I wouldn't! That would be just asking for trouble. Serious injury from fighting can happen before you can intervene. If aggression has already happened you would be wise to be cautious. As both are nearing puberty anyway you really don't want to end up with her needing an emergency spay because he's impregnated her.

Carrots aren't really a suitable veg for rabbits despite what the media tells us. They are very rich in starch (carbohydrate) which can unbalance the caecal flora. Young buns should be introduced to veg very gradually.
Have a read of this article:
http://www.rabbitwelfare.co.uk/resources/content/info-sheets/safefoods.htm

The best diet for a rabbit is one which mimicks the wild diet - plenty of tough fibrous greens and very little sugar/starchy veg/fruit. :)

follygirl
21-04-2010, 01:28 PM
Thanks for the advice about carrots. I will look at that link later.

I have just put them together whilst I was putting Joe back in the hutch and giving Flower her turn in the run.

He didn't hurt her but was going up to her and putting his head under her bottom. This looks sexual to me. Am I right?

I think I'll be making a trip to the garden centre and getting that extra hutch and run!

prettylupin
21-04-2010, 01:35 PM
It's not especially sexual no, it is a normal behaviour that rabbits do to each other. They have glands around the bottom and by smelling this spot they can identify a particular rabbit. He is just making sure who she is. Please do be careful with them together, it really isn't advisable anymore until they have both been neutered and recovered. In a fight rabbits can pretty much bite each other's genitals off... it can get very nasty, very bloody and very expensive at the vet, not to mention the stress on bunny's immune system. Buns do not cope very well with stress and as well as settling into their new home, new diet etc and being separated, fighting can cause all sorts of hidden trauma. Rabbits hide stress and pain because they are a prey species but it can manifest in ill health which can often become an emergency very quickly, especially if stress stops bunny eating - the GI tract shuts down. Please do take care with them both at this vulnerable time. Good luck :)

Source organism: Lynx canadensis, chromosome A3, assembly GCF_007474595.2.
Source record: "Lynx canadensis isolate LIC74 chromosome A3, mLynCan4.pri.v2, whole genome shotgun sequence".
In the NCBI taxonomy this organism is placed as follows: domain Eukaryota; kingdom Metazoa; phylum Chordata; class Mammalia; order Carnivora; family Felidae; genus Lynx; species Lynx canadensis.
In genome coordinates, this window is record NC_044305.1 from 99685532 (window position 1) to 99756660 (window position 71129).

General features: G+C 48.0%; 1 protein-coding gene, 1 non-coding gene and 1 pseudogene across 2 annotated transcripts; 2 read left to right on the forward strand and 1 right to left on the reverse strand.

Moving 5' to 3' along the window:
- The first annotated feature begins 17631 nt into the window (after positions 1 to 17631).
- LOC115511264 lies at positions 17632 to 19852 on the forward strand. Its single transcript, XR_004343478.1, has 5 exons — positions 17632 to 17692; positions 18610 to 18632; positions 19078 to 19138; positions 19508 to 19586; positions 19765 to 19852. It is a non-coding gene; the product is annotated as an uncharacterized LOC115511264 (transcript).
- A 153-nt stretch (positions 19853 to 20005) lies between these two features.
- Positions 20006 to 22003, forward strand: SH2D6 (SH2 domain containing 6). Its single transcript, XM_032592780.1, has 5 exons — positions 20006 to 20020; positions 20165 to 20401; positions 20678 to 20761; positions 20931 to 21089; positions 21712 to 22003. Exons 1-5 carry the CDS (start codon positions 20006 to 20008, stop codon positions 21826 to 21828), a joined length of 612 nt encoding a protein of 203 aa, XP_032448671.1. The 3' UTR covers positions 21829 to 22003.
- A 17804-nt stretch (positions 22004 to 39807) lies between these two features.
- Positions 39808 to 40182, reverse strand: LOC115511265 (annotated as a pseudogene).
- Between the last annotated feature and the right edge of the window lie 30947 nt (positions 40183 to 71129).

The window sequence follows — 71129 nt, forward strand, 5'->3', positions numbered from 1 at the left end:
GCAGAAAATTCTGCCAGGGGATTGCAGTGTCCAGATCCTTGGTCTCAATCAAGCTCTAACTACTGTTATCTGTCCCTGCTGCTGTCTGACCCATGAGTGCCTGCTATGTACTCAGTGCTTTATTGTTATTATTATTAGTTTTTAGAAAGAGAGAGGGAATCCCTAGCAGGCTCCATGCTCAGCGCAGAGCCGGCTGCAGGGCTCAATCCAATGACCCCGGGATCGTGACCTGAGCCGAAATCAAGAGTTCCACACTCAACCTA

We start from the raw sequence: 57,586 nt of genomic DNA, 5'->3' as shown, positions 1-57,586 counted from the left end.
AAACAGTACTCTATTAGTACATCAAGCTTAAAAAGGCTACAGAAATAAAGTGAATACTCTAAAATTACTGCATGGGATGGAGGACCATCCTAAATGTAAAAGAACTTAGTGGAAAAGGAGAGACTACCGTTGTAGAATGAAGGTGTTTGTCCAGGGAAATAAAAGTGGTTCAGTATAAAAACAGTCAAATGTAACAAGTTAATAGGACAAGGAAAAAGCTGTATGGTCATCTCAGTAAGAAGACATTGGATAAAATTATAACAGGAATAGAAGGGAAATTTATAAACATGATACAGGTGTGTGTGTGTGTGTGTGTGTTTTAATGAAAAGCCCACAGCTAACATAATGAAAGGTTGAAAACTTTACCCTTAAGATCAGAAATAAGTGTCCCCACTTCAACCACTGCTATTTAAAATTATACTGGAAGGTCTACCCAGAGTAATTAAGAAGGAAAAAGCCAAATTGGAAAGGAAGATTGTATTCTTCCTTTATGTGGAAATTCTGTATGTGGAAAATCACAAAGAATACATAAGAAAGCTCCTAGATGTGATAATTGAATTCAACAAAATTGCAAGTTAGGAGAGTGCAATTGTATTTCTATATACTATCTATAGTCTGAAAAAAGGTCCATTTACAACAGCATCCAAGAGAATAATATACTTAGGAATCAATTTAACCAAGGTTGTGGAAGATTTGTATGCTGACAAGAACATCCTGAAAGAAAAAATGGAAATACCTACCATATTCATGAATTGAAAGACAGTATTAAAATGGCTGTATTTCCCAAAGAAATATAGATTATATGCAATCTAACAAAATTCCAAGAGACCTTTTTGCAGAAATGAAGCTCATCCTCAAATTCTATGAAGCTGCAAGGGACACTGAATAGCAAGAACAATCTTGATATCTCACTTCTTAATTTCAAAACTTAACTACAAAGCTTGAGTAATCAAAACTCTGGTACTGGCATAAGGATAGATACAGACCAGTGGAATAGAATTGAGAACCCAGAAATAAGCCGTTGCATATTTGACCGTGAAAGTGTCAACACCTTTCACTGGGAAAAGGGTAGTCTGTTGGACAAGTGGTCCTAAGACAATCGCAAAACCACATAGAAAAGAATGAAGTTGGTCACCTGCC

follygirl
21-04-2010, 01:40 PM
Thanks for replying lupin. Flower looks a bit like your rabbit as she's black and white.

I am going to go and buy her a hutch and run this afternoon. The rabbits are for my children (although I look after them as they are young) and my daughter has been very upset about Flower's injuries. I don't think I could put either her or Flower through it all again.

tintin
21-04-2010, 02:23 PM
Our two males rebobded okay after neutering. They have since fallen out and been split, but that is unrelated.

I know it is tempting to put them back together when they have previously been so happy, but I wouldn't. Their hormonal behaviour will only get worse as they get older. We thought ours were two females but both were males - at around 3 months they were spraying urine everywhere, humping and biting each other etc. If they hadn't been separated I think I would have had some seriously high vets bills and two badly injured rabbits.

Their behaviour settled after the neuter and they rebonded fine. Rebonding requires a bit of patience and work, but having seen them fight I couldn't risk leaving them together before the neuter.